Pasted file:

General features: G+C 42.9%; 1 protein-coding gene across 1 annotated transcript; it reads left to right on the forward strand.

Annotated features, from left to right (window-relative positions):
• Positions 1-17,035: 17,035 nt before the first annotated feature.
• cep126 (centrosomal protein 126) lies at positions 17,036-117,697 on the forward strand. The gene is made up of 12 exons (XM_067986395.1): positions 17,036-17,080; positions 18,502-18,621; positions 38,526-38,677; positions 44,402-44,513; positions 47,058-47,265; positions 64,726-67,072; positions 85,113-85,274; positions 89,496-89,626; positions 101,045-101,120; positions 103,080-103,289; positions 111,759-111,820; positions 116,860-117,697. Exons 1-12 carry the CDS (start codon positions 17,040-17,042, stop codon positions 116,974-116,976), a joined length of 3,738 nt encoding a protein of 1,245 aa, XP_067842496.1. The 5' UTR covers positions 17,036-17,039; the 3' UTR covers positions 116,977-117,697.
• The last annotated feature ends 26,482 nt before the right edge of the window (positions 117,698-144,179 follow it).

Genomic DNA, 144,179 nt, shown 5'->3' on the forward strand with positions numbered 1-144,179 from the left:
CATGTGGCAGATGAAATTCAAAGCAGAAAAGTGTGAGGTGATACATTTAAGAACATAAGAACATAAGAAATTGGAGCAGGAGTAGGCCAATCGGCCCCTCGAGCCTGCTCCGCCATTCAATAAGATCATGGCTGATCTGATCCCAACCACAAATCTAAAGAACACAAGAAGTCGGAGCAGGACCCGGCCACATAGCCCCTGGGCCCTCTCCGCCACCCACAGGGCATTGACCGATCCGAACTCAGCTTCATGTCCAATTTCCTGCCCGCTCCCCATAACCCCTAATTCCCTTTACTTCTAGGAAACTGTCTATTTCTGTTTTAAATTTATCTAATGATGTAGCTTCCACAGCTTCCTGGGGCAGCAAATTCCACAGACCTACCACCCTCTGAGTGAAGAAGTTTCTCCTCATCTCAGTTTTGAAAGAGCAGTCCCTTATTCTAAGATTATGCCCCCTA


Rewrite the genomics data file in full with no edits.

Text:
General features: G+C 42.9%; 1 protein-coding gene across 1 annotated transcript; it reads left to right on the forward strand.

Annotated features, from left to right (window-relative positions):
• Positions 1-17,035: 17,035 nt before the first annotated feature.
• cep126 (centrosomal protein 126) lies at positions 17,036-117,697 on the forward strand. The gene is made up of 12 exons (XM_067986395.1): positions 17,036-17,080; positions 18,502-18,621; positions 38,526-38,677; positions 44,402-44,513; positions 47,058-47,265; positions 64,726-67,072; positions 85,113-85,274; positions 89,496-89,626; positions 101,045-101,120; positions 103,080-103,289; positions 111,759-111,820; positions 116,860-117,697. Exons 1-12 carry the CDS (start codon positions 17,040-17,042, stop codon positions 116,974-116,976), a joined length of 3,738 nt encoding a protein of 1,245 aa, XP_067842496.1. The 5' UTR covers positions 17,036-17,039; the 3' UTR covers positions 116,977-117,697.
• The last annotated feature ends 26,482 nt before the right edge of the window (positions 117,698-144,179 follow it).

Genomic DNA, 144,179 nt, shown 5'->3' on the forward strand with positions numbered 1-144,179 from the left:
CATGTGGCAGATGAAATTCAAAGCAGAAAAGTGTGAGGTGATACATTTAAGAACATAAGAACATAAGAAATTGGAGCAGGAGTAGGCCAATCGGCCCCTCGAGCCTGCTCCGCCATTCAATAAGATCATGGCTGATCTGATCCCAACCACAAATCTAAAGAACACAAGAAGTCGGAGCAGGACCCGGCCACATAGCCCCTGGGCCCTCTCCGCCACCCACAGGGCATTGACCGATCCGAACTCAGCTTCATGTCCAATTTCCTGCCCGCTCCCCATAACCCCTAATTCCCTTTACTTCTAGGAAACTGTCTATTTCTGTTTTAAATTTATCTAATGATGTAGCTTCCACAGCTTCCTGGGGCAGCAAATTCCACAGACCTACCACCCTCTGAGTGAAGAAGTTTCTCCTCATCTCAGTTTTGAAAGAGCAGTCCCTTATTCTAAGATTATGCCCCCTA